> Free-market environmentalists therefore argue that the best way to protect the environment is to clarify and protect property rights. This allows parties to negotiate improvements in environmental quality.

I would not hold my breath waiting for ExxonMobil, the Saudi Royal family, or any other powerful entity to give up property rights. This outcome is worse for them than turning the planet into slag.

> Owners face a strong incentive to take care of and protect their property. They must decide how much to use today and how much to use tomorrow. Everybody is trying to grow value. Corporate value and share price is based on their anticipated future profits. Owners with the possibility of transferring their property, either to an heir or through sale want their property to grow in value. Property rights encourage conservation and defend resources against depletion, since there is a strong incentive to maximize the value of the resource for the future.

Just like a CEO would never risk the long term sustainability of the company for fat short term bonus. /s

If humans were rational and were maximizing for future value we wouldn't be in this position.


Has there been any precedence of this? I know the US and China both have/had pretty terrible pollution without regulation. Has there been any good example of a country that has successfully implemented free market environmentalism? Because at a cursory glance it appears to be the same platitudinous "the market will resolve everything". I can't accept that when the future of the human race is at stake.


Regarding the "God will save us" comment.

It's easy to be skeptical but there are plenty of rational Christians who believe humans are made in the image of God, and while humans are inherently sinful (think the greed that plays a role in accelerating climate change), this brings them further from God. They believe that the closest to God you can be is to be essentially humanitarian. Humanitarians by definition would put aside personal gain to help their fellow humans (help reduce/eliminate climate change). Also that since the earth was given to us a gift, it is our responsibility to be good stewards.

Not all religious people think this way, but there does seem to be a sizable contingent who do.

It's a near impossible battle to fight, but that doesn't make it ok to give up. You eat an elephant by taking one bite at a time (and trying to convince other people how good elephant meat tastes)


The "God will save us" was not a dig against Christianity as a whole. I'm not a foaming-at-the-mouth God-is-terrible atheist. I just suspect that the reason people can continue to ignore climate change is due to an assumption that somebody will save us. For some, it's God. For other's it's a C Clarke-ian scientific magic. I actually attribute fiction to a certain extent. There's (understandably) not a whole lot of fiction that deals with an utter extinction of the human race^[1]. Even disaster movies end with the protagonist alive. What especially doesn't help is that there's a degree of romanticism in being the survivors. And everybody loves to imagine they'll be the ones to live.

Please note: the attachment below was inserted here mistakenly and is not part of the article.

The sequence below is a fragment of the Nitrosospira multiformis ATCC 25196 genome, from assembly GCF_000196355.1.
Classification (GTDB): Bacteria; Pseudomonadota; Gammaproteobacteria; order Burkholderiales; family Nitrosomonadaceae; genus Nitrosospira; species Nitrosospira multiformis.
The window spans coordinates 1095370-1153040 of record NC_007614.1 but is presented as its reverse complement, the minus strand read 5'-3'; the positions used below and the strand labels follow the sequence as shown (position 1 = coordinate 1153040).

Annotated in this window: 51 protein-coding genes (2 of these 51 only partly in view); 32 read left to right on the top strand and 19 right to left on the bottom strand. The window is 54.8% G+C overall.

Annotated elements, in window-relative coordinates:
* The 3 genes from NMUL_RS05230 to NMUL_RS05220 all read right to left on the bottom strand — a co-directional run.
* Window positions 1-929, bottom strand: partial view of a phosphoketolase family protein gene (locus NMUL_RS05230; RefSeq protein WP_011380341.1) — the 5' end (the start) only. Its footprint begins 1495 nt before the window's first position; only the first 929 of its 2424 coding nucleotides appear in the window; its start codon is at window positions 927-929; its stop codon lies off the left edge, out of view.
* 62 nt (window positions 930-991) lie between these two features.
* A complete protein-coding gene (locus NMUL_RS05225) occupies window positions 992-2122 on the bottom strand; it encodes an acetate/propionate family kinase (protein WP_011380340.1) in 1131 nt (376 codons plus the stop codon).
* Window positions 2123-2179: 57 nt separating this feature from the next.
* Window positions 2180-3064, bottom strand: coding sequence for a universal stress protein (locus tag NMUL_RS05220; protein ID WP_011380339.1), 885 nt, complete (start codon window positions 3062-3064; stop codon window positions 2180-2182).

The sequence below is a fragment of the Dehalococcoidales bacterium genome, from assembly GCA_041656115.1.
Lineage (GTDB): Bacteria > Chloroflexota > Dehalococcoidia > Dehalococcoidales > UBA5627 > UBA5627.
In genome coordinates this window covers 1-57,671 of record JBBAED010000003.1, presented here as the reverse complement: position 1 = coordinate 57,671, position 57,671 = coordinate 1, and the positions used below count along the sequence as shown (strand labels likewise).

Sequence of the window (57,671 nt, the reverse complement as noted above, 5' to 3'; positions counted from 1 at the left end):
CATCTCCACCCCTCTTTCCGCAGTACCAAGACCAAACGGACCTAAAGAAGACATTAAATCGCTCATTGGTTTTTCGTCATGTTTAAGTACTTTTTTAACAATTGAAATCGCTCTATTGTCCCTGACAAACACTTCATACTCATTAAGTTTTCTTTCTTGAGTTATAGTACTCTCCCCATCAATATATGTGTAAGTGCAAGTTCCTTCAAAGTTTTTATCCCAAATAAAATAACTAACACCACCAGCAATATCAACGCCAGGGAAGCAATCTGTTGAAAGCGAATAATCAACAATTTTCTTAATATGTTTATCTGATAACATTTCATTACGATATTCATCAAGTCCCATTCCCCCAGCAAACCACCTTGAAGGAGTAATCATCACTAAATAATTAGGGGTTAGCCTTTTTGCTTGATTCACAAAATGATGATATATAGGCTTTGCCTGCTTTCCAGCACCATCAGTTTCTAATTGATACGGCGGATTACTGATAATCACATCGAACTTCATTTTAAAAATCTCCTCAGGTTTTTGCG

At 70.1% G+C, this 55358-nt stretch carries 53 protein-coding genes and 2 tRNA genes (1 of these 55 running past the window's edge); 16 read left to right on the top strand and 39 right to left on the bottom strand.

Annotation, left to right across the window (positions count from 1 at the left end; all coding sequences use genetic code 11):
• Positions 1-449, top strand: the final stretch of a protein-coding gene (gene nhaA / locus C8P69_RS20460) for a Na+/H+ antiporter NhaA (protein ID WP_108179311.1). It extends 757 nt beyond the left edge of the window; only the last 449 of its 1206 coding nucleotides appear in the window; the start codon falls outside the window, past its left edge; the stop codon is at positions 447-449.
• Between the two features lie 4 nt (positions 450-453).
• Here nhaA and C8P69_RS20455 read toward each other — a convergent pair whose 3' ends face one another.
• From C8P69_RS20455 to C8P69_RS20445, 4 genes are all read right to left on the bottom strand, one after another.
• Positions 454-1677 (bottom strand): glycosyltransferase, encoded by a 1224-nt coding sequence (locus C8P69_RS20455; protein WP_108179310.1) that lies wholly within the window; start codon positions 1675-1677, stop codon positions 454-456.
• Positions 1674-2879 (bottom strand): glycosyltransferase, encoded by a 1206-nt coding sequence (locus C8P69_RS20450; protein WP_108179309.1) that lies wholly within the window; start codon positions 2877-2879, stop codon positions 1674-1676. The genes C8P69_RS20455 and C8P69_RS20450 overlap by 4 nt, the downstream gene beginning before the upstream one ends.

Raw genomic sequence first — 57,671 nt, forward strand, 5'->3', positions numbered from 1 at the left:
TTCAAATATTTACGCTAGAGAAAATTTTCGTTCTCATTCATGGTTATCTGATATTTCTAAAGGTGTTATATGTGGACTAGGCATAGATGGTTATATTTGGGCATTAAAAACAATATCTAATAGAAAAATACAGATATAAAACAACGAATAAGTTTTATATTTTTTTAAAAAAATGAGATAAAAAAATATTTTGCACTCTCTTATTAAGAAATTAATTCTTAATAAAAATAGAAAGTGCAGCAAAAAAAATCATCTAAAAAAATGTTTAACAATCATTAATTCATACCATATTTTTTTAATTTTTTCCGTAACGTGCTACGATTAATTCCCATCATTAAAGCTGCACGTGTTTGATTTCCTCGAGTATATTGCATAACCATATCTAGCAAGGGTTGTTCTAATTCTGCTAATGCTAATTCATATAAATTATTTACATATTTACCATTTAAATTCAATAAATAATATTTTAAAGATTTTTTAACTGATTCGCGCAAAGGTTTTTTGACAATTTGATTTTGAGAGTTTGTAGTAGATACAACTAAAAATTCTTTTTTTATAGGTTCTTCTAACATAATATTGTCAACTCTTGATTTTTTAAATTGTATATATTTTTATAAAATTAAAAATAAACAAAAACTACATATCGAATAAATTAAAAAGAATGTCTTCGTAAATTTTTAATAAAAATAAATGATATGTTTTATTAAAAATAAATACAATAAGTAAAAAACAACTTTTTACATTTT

^[1] Arguably Snowpiercer but people still interpret the ending in an optimistic fashion


Very understandable and a valid thing to be concerned about, thanks for clarifying. I didn't think you came off as foaming-at-the-mouth. Great example of why I love the level of discourse here.

It's a terrifying problem facing the world and like you said - it definitely could be the case that by the time rapid change starts occurring, it will already be too late. However, it might also be the case that it will just be a slow change that will be more manageable to tackle in time. "Rapid change" when it comes to climate science could mean over the course of a thousand years or over the span of seconds (K-T bolide impact extinction, Ordovician-Silurian (if it was caused by a gamma ray burst)).

The problem is that climate science is an incredibly complex field with an overwhelming number of interconnected factors and so all hypotheses are built on upon assumptions that are built upon assumptions. This is why it often comes down to the verbiage that you see so often in these types of discussions where people "believe" one way or another. The stakes are extremely high though and we can already say for certain that historically rapid change is taking place.

While I personally believe that it is a problem that warrants immediate action, I think it's counter-productive to demonize and strawman all who don't hold one's exact views as climate deniers or (on the other side) climate alarmists. This will only further entrench people in their views, widening the divide between people, and causing them to be more dismissive of anything that doesn't affirm their belief.

If people were more open to actively trying to hear out the other side and find common ground, it will be easier to come to a joint conclusion. By earnestly listening to people, they will in turn be more likely to hear you out as well. The vast majority of people don't actually hold extremist positions but because of the easy amplification of a noisy few, rampant strawmanning is taking place.

(I don't mean to imply you personally are doing any demonizing, or are guilty of the strawmanning, It's just something I often see in comments and wanted to give my two cents)


Increasingly beginning to think that the term "climate activism" doesn't quite encompass revolutionary nature of political change necessary to fix this existential problem.


Except it will be ok. Things will change, but things always change. If we can turn things back and reign in the major contributors to warming, great, but we can't change the past, and all of the doom and gloom kvetching everyone loves to do here does nobody any good.


Can I interest you in some existential nihilism? Works great for reducing anxiety and general cortisol levels.